Ryan is the co-author (with Fred Crawford) of The Myth of Excellence: Why Great Companies Never Try To Be The Best at Everything (Crown Business), which debuted on the Wall Street Journal’s list of Best Selling Business Books. Myth was named to the bestseller lists of Business Week, 1-800 CEOREAD and other business book tracking services. It was also a bestseller on, whose Business Editors selected it for their list of the twelve best business books released in 2001. Writing about Myth Federal Express chairman, president and ceo Frederick W. Smith called Ryan an “exceptional strategic thinker.” A.G. Lafley, president and ceo of The Procter & Gamble Company said the Consumer Relevancy model advanced in Myth was, “…the best tool I’ve seen for incorporating consumer wants and needs into your business.” Ryan is also the co-author (with Watts Wacker) of The Deviant’s Advantage: How Fringe Ideas Create Mass Markets (Crown Business), which received uniformly high reviews from the New York Times, the Harvard Business Review, Fortune, the Miami Herald and Time magazine. He was also a contributor to the best selling, Business: The Ultimate Resource (Perseus). Ryan is currently at work on his third book (again with Fred Crawford), tentatively titled, “Engagement: Making Sense of Life and Business” which addresses issues as diverse as a new model of branding and the search for the elusive global consumer.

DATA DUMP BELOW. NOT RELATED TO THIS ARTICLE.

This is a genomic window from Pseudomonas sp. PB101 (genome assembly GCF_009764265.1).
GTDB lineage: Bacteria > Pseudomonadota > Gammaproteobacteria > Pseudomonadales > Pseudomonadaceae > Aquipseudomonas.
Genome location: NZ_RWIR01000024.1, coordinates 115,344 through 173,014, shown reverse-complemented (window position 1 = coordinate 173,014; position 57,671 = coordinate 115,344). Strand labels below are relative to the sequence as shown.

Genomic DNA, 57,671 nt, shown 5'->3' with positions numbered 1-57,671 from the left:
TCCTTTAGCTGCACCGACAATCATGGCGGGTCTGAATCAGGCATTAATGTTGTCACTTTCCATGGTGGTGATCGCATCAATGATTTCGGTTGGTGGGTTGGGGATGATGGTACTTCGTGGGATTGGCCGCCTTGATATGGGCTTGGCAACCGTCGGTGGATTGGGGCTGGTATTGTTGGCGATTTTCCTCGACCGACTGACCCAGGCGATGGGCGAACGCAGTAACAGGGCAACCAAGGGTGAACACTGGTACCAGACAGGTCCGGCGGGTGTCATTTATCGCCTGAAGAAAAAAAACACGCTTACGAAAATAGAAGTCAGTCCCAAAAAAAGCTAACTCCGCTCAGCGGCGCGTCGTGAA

A frequently requested keynote speaker Ryan has addressed a wide variety of subjects in his speech practice from the future of beauty to the future of house paint. His audiences have included labor groups such as the United Food & Commercial Workers Union; not for profit organizations like Planned Parenthood; associations from the Photographic Retailers Organization to the Grocery Manufacturers of America; academic institutions like Michigan State University and Pennsylvania State University; high technology forums such as Information Week’s CIO Boot Camp and Accenture’s E-Business Symposium; consulting audiences including Cap-Gemini, Ernst & Young and Deloitte & Touche; to consumer goods manufacturers from Sherwin Williams to Procter & Gamble, Kellogg’s, Coca-Cola and numerous others. He has worked and spoken extensively in Europe for clients including Grey Advertising, Musgrave, Ltd, the British Post and Unilever. In addition to speaking and his other areas of expertise Ryan has done significant client work in organizational development as a facilitator and scenario planner.